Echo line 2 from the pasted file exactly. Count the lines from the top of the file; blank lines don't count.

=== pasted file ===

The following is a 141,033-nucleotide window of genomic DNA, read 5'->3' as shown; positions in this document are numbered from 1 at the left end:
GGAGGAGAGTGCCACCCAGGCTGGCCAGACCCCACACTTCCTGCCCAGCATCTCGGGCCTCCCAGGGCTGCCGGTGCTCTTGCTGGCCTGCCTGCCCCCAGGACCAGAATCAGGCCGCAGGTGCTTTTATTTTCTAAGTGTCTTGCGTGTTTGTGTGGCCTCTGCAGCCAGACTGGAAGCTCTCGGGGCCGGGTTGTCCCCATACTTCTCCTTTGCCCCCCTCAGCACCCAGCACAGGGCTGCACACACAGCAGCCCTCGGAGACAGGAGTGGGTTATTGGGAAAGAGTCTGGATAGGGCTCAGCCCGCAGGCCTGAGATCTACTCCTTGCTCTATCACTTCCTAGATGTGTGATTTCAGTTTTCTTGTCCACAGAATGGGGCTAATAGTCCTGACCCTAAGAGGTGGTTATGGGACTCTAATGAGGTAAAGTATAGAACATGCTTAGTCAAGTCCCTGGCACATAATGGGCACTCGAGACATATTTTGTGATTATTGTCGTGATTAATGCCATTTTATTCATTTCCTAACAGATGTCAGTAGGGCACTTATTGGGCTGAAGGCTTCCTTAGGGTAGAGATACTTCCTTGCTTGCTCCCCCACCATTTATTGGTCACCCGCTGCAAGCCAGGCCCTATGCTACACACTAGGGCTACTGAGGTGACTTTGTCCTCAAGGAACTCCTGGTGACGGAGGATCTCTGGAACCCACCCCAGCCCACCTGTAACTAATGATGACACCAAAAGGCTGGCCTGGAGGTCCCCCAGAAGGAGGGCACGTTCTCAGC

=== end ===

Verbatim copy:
GGAGGAGAGTGCCACCCAGGCTGGCCAGACCCCACACTTCCTGCCCAGCATCTCGGGCCTCCCAGGGCTGCCGGTGCTCTTGCTGGCCTGCCTGCCCCCAGGACCAGAATCAGGCCGCAGGTGCTTTTATTTTCTAAGTGTCTTGCGTGTTTGTGTGGCCTCTGCAGCCAGACTGGAAGCTCTCGGGGCCGGGTTGTCCCCATACTTCTCCTTTGCCCCCCTCAGCACCCAGCACAGGGCTGCACACACAGCAGCCCTCGGAGACAGGAGTGGGTTATTGGGAAAGAGTCTGGATAGGGCTCAGCCCGCAGGCCTGAGATCTACTCCTTGCTCTATCACTTCCTAGATGTGTGATTTCAGTTTTCTTGTCCACAGAATGGGGCTAATAGTCCTGACCCTAAGAGGTGGTTATGGGACTCTAATGAGGTAAAGTATAGAACATGCTTAGTCAAGTCCCTGGCACATAATGGGCACTCGAGACATATTTTGTGATTATTGTCGTGATTAATGCCATTTTATTCATTTCCTAACAGATGTCAGTAGGGCACTTATTGGGCTGAAGGCTTCCTTAGGGTAGAGATACTTCCTTGCTTGCTCCCCCACCATTTATTGGTCACCCGCTGCAAGCCAGGCCCTATGCTACACACTAGGGCTACTGAGGTGACTTTGTCCTCAAGGAACTCCTGGTGACGGAGGATCTCTGGAACCCACCCCAGCCCACCTGTAACTAATGATGACACCAAAAGGCTGGCCTGGAGGTCCCCCAGAAGGAGGGCACGTTCTCAGC